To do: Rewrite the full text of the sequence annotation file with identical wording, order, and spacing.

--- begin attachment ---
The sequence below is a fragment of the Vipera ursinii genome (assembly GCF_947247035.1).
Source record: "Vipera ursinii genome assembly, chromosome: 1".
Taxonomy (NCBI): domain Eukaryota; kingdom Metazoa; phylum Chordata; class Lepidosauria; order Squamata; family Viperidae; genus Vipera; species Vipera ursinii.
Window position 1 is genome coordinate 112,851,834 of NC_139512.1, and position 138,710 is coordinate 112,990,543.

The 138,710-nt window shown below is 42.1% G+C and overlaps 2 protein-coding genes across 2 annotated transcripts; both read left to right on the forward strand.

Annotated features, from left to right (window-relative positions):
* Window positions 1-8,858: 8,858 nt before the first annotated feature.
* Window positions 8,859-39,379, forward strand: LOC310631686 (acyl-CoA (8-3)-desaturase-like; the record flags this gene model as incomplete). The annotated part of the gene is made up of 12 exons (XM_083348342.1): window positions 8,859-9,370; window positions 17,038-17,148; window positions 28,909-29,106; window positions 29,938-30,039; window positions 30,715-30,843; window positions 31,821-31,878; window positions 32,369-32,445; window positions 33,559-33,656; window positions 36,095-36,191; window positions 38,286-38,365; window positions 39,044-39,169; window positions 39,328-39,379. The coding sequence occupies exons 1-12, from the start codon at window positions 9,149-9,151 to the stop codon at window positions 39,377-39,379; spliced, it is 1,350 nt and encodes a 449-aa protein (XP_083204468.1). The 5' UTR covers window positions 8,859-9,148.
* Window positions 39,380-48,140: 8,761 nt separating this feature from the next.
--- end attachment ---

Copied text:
The sequence below is a fragment of the Vipera ursinii genome (assembly GCF_947247035.1).
Source record: "Vipera ursinii genome assembly, chromosome: 1".
Taxonomy (NCBI): domain Eukaryota; kingdom Metazoa; phylum Chordata; class Lepidosauria; order Squamata; family Viperidae; genus Vipera; species Vipera ursinii.
Window position 1 is genome coordinate 112,851,834 of NC_139512.1, and position 138,710 is coordinate 112,990,543.

The 138,710-nt window shown below is 42.1% G+C and overlaps 2 protein-coding genes across 2 annotated transcripts; both read left to right on the forward strand.

Annotated features, from left to right (window-relative positions):
* Window positions 1-8,858: 8,858 nt before the first annotated feature.
* Window positions 8,859-39,379, forward strand: LOC310631686 (acyl-CoA (8-3)-desaturase-like; the record flags this gene model as incomplete). The annotated part of the gene is made up of 12 exons (XM_083348342.1): window positions 8,859-9,370; window positions 17,038-17,148; window positions 28,909-29,106; window positions 29,938-30,039; window positions 30,715-30,843; window positions 31,821-31,878; window positions 32,369-32,445; window positions 33,559-33,656; window positions 36,095-36,191; window positions 38,286-38,365; window positions 39,044-39,169; window positions 39,328-39,379. The coding sequence occupies exons 1-12, from the start codon at window positions 9,149-9,151 to the stop codon at window positions 39,377-39,379; spliced, it is 1,350 nt and encodes a 449-aa protein (XP_083204468.1). The 5' UTR covers window positions 8,859-9,148.
* Window positions 39,380-48,140: 8,761 nt separating this feature from the next.